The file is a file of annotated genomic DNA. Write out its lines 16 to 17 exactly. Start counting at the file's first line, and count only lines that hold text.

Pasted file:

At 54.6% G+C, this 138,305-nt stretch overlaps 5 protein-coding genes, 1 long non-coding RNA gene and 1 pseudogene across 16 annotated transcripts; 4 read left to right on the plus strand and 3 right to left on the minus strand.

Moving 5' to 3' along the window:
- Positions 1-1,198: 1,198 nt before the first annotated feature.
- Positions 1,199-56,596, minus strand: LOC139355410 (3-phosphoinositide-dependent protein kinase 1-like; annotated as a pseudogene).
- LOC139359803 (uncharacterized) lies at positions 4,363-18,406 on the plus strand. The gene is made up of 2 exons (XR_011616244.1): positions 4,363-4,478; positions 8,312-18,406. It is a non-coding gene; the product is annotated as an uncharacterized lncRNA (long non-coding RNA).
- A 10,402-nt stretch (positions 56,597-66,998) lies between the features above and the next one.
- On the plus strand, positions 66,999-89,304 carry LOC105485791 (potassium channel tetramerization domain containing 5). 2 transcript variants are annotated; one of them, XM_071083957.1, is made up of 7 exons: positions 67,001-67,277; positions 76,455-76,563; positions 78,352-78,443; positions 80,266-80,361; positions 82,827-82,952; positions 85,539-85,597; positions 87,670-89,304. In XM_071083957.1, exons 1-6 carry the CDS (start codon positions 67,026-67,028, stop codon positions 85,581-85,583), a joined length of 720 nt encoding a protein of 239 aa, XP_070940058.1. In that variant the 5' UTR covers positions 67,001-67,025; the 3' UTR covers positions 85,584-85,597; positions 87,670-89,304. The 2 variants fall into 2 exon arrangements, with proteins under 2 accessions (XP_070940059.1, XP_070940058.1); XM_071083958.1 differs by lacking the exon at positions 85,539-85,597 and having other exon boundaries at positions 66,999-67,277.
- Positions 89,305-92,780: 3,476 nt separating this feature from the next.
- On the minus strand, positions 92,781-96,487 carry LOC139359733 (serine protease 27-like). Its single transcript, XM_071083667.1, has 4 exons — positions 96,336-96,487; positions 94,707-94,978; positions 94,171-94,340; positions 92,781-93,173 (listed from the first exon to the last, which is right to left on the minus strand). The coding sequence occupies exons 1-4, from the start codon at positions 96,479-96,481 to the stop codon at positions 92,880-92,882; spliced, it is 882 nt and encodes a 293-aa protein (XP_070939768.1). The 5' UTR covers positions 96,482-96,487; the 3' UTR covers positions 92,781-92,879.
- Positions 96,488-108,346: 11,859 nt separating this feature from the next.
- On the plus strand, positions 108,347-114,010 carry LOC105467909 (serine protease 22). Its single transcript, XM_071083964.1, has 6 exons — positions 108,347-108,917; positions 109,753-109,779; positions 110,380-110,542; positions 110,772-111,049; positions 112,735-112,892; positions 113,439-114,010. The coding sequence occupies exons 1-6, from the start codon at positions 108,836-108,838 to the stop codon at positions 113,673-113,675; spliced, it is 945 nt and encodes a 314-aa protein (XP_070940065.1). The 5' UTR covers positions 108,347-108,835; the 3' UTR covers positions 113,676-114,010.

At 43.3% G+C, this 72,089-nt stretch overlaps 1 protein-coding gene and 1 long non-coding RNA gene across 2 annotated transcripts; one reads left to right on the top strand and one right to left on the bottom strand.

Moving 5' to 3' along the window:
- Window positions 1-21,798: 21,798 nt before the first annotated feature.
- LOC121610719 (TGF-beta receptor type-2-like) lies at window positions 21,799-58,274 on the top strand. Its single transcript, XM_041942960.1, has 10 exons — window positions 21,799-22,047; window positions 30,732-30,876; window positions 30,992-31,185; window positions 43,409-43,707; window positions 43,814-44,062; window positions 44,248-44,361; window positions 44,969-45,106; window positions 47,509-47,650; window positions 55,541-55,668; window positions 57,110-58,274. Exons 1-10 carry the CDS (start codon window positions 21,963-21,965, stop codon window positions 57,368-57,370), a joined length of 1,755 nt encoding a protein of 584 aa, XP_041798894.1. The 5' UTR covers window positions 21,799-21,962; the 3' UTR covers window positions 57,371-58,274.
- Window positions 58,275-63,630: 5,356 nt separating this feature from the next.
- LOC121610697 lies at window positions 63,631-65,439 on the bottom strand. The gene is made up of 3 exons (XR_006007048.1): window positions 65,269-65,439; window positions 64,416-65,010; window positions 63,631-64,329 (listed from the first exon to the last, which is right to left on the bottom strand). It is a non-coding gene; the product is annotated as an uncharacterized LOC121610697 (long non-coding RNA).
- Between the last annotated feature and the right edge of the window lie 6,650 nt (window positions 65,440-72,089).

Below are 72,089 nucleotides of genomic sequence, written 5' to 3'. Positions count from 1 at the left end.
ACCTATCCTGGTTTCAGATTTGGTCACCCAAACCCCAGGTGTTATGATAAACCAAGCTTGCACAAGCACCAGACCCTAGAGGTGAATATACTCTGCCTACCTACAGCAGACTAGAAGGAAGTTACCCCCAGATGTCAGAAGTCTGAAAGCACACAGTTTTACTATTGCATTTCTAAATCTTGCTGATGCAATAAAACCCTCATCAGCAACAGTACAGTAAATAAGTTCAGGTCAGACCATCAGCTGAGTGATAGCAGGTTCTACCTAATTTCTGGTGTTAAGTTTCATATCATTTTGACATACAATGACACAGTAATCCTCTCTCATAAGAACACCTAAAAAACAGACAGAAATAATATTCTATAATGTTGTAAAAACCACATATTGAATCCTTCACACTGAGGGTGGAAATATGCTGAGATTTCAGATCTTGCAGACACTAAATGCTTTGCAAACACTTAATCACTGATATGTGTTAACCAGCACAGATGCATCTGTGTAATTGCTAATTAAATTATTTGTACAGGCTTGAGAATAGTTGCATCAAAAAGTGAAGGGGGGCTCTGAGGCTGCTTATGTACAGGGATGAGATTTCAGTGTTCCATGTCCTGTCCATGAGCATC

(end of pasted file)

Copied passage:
- Window positions 58,275-63,630: 5,356 nt separating this feature from the next.
- LOC121610697 lies at window positions 63,631-65,439 on the bottom strand. The gene is made up of 3 exons (XR_006007048.1): window positions 65,269-65,439; window positions 64,416-65,010; window positions 63,631-64,329 (listed from the first exon to the last, which is right to left on the bottom strand). It is a non-coding gene; the product is annotated as an uncharacterized LOC121610697 (long non-coding RNA).